Title: Statistical Characterization and Discrimination of the Geometry of Medical Objects
Speaker: Stephen M. Pizer, Kenan Professor of Computer Science, Radiology, Radiation Oncology, & Biomedical Engineering, University of North Carolina, Chapel Hill.
Co-author: Guido Gerig
Date: Tuesday, November 6, 2001
Time: 3:30-5:30 pm
Place: N104 LC (the Lindquist Center, next to the engineering building)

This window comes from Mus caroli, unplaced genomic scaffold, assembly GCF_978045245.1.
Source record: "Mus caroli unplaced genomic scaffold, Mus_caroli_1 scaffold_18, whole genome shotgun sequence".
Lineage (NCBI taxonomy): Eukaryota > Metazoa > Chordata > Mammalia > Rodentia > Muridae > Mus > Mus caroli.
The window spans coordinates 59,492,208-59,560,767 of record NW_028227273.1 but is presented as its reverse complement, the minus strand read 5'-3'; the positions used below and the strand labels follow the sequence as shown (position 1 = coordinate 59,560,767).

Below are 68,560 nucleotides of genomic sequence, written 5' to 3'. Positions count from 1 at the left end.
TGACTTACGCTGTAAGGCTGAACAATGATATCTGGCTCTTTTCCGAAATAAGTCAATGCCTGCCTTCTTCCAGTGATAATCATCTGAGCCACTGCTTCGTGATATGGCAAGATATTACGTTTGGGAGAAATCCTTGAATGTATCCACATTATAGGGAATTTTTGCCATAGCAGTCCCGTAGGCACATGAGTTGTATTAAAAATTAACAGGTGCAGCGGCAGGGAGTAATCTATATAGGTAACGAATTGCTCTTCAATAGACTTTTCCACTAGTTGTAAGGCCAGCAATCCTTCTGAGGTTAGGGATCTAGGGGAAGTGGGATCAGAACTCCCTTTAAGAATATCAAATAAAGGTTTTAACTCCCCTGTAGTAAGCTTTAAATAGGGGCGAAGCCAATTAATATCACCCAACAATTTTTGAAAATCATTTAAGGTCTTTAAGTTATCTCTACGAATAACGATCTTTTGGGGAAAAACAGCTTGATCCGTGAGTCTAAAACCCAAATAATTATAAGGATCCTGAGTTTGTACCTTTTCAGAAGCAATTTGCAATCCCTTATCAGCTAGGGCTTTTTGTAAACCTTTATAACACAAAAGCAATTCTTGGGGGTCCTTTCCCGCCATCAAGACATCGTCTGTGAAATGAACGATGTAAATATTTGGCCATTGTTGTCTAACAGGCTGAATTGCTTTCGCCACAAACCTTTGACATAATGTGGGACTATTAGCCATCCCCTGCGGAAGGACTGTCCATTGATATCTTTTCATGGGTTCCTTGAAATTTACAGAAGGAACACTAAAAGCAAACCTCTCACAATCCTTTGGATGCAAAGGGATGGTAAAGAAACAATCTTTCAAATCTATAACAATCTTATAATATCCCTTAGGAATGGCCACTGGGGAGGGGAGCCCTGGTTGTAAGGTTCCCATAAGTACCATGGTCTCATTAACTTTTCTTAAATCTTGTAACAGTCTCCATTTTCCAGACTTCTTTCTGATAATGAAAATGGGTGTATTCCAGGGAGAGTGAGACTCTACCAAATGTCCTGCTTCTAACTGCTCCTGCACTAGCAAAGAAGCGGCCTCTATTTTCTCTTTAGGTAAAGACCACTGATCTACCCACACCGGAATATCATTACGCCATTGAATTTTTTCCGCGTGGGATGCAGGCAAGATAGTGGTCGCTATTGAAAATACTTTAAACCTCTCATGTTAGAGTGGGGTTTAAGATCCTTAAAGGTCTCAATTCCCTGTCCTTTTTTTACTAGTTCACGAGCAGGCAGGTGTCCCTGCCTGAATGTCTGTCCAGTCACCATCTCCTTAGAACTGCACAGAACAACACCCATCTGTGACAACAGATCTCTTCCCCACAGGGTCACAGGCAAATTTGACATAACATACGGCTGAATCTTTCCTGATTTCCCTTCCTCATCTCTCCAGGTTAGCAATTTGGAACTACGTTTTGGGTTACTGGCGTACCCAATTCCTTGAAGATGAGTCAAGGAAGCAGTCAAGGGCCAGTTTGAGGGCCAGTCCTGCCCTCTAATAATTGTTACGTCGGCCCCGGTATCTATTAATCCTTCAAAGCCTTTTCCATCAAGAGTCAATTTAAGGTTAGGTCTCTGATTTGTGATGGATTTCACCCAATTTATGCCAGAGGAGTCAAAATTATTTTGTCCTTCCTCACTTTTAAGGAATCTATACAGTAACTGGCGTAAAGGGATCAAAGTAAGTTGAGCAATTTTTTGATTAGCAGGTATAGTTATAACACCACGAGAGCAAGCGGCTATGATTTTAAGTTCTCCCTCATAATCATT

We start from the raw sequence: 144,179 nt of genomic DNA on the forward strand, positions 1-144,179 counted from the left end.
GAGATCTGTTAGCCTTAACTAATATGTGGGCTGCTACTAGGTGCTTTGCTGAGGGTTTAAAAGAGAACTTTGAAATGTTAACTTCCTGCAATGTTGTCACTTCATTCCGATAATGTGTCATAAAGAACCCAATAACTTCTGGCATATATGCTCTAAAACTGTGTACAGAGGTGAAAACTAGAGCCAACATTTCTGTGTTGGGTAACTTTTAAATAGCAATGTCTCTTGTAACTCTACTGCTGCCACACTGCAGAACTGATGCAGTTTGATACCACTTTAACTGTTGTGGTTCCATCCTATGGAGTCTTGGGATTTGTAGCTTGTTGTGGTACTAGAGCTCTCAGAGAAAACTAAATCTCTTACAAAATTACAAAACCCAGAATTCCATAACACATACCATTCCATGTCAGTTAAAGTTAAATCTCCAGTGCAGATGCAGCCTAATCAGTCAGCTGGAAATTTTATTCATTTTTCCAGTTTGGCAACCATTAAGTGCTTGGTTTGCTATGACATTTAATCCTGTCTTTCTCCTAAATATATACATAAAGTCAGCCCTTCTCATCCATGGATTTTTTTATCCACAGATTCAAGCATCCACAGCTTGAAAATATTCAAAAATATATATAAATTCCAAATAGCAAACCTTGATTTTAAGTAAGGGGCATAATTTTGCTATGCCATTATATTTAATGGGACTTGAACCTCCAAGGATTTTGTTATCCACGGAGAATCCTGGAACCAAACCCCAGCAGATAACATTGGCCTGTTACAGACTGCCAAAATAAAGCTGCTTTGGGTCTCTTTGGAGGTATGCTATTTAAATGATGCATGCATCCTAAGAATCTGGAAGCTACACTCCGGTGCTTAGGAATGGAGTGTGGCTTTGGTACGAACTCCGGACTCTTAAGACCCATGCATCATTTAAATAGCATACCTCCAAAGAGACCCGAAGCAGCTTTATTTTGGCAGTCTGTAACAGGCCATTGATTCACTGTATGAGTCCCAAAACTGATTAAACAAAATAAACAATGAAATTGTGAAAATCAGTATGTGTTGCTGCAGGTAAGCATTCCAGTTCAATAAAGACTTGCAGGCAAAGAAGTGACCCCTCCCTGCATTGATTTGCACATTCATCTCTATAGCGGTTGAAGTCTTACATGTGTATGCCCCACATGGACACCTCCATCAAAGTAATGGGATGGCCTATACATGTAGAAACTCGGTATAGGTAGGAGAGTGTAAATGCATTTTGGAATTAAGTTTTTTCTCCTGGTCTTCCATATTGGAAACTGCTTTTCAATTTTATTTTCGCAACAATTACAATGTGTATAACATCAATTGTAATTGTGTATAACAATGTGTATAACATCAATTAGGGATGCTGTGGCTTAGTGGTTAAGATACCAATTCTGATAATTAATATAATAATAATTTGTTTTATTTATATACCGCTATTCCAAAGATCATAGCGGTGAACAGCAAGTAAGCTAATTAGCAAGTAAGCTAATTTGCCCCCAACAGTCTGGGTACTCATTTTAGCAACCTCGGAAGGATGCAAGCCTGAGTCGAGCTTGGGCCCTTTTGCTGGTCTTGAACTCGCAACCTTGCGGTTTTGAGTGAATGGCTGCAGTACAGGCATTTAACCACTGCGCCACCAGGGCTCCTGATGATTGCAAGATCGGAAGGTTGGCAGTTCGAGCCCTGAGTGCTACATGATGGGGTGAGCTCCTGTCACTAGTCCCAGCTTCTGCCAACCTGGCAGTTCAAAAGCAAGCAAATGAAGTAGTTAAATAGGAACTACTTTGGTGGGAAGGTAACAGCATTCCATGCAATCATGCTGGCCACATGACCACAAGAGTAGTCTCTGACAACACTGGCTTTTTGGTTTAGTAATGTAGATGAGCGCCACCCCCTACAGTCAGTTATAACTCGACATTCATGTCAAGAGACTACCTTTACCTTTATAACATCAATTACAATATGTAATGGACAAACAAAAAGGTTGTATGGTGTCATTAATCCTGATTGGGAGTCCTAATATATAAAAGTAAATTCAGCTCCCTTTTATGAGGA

Statistical characterization of geometry within patient classes can be described in terms of deformations involving homologous points. Multiscale representations provide advantages in the trainability of the probability distributions to be used for characterization and discrimination of classes, and they provide locality within the statistical framework. I will explain how each of m-reps (sampled medial representations), spherical harmonic boundary representations, boundary point distribution models, and voxels grids (sampled volumes) provides a means of representing the object and multi-object geometry in this framework. I will compare the ways in which each provide the positional correspondences that identify and represent the homologies needed in statistical characterization and the strengths and weaknesses of each in providing locality. I will present results of a variety of studies in the neuroscience of brain structures that already have benefited from these approaches, as well as a Monte Carlo approach to the generation of test images for validation of segmentation. I will foreshadow results in the probabilistic geometric analysis of multiobject complexes. segmentation differences will be given.